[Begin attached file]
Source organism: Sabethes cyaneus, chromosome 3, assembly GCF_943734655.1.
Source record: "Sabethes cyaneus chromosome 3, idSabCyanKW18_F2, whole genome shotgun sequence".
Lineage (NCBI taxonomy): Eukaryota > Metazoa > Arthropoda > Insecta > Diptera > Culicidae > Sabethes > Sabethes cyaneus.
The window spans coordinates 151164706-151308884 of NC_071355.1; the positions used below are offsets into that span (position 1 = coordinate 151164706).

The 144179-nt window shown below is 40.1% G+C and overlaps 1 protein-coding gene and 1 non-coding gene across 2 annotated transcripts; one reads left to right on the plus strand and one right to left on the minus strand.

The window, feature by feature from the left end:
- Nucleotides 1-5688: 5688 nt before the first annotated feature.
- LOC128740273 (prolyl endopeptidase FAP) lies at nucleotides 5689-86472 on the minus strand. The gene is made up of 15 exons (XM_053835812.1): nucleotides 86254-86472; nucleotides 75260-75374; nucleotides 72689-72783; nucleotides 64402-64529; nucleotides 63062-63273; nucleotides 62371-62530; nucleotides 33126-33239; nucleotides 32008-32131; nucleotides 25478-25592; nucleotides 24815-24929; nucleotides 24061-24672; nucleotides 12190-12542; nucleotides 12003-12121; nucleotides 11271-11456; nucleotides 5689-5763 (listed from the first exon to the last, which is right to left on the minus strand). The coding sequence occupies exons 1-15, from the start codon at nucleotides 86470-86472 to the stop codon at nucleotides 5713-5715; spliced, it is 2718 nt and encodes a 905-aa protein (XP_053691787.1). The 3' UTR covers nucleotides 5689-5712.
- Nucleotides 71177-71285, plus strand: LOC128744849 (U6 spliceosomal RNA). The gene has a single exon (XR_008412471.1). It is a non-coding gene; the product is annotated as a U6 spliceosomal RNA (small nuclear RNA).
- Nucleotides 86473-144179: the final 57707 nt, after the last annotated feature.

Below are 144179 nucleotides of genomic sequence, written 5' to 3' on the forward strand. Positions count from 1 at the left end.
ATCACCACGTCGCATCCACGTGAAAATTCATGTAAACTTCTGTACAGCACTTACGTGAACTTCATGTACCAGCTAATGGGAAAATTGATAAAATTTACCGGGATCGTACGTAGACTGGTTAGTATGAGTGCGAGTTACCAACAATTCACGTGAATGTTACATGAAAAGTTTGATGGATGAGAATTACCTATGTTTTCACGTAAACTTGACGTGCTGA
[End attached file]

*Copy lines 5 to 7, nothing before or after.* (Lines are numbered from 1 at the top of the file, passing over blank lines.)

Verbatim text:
The 144179-nt window shown below is 40.1% G+C and overlaps 1 protein-coding gene and 1 non-coding gene across 2 annotated transcripts; one reads left to right on the plus strand and one right to left on the minus strand.

The window, feature by feature from the left end:
- Nucleotides 1-5688: 5688 nt before the first annotated feature.